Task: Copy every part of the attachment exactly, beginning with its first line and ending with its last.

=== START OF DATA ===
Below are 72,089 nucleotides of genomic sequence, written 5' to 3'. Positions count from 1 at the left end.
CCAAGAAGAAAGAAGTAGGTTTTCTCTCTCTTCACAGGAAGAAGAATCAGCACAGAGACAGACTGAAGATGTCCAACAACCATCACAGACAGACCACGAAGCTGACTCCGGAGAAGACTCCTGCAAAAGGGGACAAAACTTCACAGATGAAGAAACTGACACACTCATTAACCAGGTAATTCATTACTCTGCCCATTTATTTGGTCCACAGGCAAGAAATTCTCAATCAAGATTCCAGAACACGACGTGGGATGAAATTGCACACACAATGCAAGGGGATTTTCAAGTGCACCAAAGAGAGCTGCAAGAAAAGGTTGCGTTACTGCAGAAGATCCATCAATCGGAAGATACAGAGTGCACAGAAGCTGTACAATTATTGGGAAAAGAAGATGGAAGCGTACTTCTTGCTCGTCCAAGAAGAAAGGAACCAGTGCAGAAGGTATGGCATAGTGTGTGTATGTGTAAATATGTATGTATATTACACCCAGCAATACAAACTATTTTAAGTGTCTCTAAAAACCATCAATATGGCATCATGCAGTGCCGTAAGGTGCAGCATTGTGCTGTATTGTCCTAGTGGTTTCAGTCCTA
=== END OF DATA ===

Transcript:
Below are 72,089 nucleotides of genomic sequence, written 5' to 3'. Positions count from 1 at the left end.
CCAAGAAGAAAGAAGTAGGTTTTCTCTCTCTTCACAGGAAGAAGAATCAGCACAGAGACAGACTGAAGATGTCCAACAACCATCACAGACAGACCACGAAGCTGACTCCGGAGAAGACTCCTGCAAAAGGGGACAAAACTTCACAGATGAAGAAACTGACACACTCATTAACCAGGTAATTCATTACTCTGCCCATTTATTTGGTCCACAGGCAAGAAATTCTCAATCAAGATTCCAGAACACGACGTGGGATGAAATTGCACACACAATGCAAGGGGATTTTCAAGTGCACCAAAGAGAGCTGCAAGAAAAGGTTGCGTTACTGCAGAAGATCCATCAATCGGAAGATACAGAGTGCACAGAAGCTGTACAATTATTGGGAAAAGAAGATGGAAGCGTACTTCTTGCTCGTCCAAGAAGAAAGGAACCAGTGCAGAAGGTATGGCATAGTGTGTGTATGTGTAAATATGTATGTATATTACACCCAGCAATACAAACTATTTTAAGTGTCTCTAAAAACCATCAATATGGCATCATGCAGTGCCGTAAGGTGCAGCATTGTGCTGTATTGTCCTAGTGGTTTCAGTCCTA